appeared to be related to the topic,

and 418 times respectively while


which included “Integrate social issues

Transparent Strategy





ITo further examine their relevancy to the topic, a text search using the above factors as keywords was carried out with Nvivo. Findings indicated that some factors such as Integrate environmental issues with governance structure, Benchmark performance with market leaders and Integrate social issues with governance structure were frequently cited with 449, 429 and 418 times respectively while Transparent Strategy and Demonstrate Independent ESG Rating were comparatively less mentioned. Further reviewing the articles, relationships between some factors were found where Integrate social issues with governance structure, Integration of environmental issues with governance structure, Address Social Issues, Benchmark performance with market leaders, Assessments with Trends on ESG Impacts, Demonstrate Independent ESG Conclusion and Discussion Rating and Transparent Strategy had contribution

Through literature review on the literature on futures of

to Convincing ESG Disclosure. Based on the

economy, UNSDGs and ESG report, it is recommended to

findings, a model on the factors was developed

examine the contents and audit approach with technology to

(Figure 1).

achieve UNSDG#12 with UNSDG #4.7 knowledge transfer under COVID-19 with alignment to policy documents, for example,







Metropolitan Government (TMG) to gain an insight and understanding of the triangulation of research, UNSDG#12 and impacts of policies for the benefit of the community and economic development.




A chance to make a difference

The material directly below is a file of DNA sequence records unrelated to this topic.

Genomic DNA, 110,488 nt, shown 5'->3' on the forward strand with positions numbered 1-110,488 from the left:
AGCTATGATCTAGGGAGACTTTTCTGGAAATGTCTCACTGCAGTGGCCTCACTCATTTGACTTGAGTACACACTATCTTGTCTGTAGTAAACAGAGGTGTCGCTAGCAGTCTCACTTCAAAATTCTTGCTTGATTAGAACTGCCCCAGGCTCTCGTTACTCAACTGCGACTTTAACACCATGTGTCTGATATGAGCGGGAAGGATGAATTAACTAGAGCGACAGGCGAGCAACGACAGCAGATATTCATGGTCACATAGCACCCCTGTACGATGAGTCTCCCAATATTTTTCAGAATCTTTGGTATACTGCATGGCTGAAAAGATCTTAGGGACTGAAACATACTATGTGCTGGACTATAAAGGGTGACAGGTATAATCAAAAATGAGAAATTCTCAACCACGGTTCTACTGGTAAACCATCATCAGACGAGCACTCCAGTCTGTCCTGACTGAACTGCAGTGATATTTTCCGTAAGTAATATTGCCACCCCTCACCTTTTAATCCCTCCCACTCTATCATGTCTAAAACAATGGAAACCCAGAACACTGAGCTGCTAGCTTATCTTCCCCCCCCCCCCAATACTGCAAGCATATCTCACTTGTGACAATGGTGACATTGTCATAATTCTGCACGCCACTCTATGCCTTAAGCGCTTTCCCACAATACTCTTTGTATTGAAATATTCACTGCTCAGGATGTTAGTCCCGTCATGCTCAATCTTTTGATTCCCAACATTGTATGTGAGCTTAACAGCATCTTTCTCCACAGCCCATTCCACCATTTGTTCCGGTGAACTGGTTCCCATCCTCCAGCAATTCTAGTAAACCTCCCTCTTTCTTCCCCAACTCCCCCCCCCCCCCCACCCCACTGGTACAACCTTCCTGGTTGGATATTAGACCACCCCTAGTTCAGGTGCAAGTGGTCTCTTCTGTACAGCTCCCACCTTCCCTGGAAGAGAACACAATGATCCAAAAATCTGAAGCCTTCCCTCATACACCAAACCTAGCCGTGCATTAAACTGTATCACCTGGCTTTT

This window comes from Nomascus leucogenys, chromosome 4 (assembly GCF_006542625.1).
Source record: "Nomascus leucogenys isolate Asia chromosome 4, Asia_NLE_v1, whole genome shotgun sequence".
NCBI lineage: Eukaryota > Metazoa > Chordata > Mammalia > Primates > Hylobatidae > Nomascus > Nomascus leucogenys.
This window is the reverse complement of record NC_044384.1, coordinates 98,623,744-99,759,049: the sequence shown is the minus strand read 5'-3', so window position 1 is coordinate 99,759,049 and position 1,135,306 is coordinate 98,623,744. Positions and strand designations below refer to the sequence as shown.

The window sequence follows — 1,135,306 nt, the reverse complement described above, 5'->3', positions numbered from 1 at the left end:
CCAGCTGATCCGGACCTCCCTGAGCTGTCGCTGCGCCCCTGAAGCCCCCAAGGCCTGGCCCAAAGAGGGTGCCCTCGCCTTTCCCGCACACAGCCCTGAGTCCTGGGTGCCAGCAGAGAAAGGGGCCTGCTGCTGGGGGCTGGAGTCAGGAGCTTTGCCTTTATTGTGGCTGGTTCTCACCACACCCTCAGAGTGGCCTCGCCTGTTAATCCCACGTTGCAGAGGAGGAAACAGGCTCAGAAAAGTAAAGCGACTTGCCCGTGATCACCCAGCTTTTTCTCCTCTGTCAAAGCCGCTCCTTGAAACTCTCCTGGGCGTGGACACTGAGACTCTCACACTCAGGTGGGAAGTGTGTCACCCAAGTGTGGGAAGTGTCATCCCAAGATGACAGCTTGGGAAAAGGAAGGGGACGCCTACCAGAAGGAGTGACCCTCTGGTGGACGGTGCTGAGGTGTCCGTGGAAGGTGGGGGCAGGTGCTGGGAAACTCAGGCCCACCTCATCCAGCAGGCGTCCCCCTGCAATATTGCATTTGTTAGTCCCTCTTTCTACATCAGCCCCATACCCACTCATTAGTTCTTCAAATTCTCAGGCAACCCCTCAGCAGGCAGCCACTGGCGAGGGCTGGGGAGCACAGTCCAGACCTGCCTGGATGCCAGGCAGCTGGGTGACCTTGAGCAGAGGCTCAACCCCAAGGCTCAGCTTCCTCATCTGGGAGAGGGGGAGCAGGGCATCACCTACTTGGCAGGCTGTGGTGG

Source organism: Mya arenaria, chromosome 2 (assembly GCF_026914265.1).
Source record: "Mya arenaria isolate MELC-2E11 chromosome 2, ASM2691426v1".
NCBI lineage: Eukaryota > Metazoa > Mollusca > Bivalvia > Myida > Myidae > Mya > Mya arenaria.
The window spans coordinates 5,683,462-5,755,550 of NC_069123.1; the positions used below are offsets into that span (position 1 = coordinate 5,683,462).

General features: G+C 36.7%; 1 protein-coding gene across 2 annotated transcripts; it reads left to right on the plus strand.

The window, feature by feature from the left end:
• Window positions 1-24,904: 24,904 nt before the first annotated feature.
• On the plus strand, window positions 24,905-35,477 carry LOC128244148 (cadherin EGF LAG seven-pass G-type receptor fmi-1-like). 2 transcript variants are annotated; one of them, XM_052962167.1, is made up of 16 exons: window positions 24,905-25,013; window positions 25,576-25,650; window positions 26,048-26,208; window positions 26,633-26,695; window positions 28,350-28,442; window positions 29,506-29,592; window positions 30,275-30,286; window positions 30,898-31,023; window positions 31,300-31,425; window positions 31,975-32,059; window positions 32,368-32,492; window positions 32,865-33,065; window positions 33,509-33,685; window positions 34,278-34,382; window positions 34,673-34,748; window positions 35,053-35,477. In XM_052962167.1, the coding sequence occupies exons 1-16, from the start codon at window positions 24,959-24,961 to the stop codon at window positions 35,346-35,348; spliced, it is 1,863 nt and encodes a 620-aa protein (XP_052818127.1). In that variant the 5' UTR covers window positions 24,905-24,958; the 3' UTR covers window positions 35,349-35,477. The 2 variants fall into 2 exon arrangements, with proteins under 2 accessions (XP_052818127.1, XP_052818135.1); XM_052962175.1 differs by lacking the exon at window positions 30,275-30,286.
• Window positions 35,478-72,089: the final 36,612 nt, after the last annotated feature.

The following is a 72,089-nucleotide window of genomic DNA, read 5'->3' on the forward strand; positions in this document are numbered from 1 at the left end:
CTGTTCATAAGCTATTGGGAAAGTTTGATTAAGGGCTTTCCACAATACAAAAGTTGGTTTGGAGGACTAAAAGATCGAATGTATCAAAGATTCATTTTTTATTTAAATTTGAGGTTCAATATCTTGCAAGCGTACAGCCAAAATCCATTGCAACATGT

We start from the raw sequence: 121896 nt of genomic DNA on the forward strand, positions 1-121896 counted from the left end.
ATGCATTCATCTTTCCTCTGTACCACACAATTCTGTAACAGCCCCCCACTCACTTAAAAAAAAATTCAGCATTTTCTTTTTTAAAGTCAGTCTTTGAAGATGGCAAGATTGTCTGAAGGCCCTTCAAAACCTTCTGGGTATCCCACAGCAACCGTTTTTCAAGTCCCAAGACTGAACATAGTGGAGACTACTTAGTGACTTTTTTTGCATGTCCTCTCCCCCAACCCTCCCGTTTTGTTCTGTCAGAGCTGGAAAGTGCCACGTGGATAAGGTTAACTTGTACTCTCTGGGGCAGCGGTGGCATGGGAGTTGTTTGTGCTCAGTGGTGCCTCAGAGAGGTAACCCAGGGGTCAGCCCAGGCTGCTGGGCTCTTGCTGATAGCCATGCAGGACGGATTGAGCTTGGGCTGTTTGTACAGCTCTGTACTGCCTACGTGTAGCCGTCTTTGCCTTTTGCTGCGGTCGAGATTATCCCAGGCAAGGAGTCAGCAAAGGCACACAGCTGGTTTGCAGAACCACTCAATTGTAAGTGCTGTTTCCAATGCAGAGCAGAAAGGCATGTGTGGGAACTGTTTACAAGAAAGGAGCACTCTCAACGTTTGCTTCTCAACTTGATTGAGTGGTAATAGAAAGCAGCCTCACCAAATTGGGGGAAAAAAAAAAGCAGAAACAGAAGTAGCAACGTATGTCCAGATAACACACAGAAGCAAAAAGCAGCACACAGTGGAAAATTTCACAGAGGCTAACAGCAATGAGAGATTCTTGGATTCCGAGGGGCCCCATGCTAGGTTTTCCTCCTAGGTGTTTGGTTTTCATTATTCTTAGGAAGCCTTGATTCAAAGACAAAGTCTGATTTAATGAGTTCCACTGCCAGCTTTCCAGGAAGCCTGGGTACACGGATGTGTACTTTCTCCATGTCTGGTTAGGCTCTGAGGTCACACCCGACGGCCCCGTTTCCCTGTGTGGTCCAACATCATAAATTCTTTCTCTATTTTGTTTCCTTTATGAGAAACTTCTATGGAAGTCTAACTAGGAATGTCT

PGDM CORE (2020-22)

Food and nutrition play a crucial role in strengthening the immune system of one’s body. Well-nourished people are better able to participate and support the development of their communities. Good nutrition is the bedrock of a child’s survival and development. But, is there adequate resource to provide a child with minimal nourishment?

The Food Waste Index Report published by the United Nations Environment Program (UNEP) in 2021 estimated that around 931 million tonnes of food waste were generated in 2019, globally. Every year in India, around 67 million tonnes of food is wasted, which has been valued at around Rs. 92,000 crores. We are aware of all these facts and yet we continue to exploit resources faster than nature can recycle. In 2015, the United Nations launched an ambitious plan (popularly known as Sustainable Development Goals or SDGs) to reduce all forms of inequalities, provide justice to all human beings, and protect the environment. SDG 12 (Responsible Consumption and Production) makes a promise towards responsible consumption and production to reduce the destructive impact on the planet. For instance, SDG 12.3 addresses food waste at the retail and consumer levels and makes a commitment to reduce food loss across supply chains. Globally, many brands, have embraced sustainable production. Various recycling programs have been launched globally for responsible production. In India, the textile industries are focusing on sustainable fashion. Moreover, FMCG brands offering ready-to-cook/ready-to-eat category products have changed their packaging drastically and working towards sustainability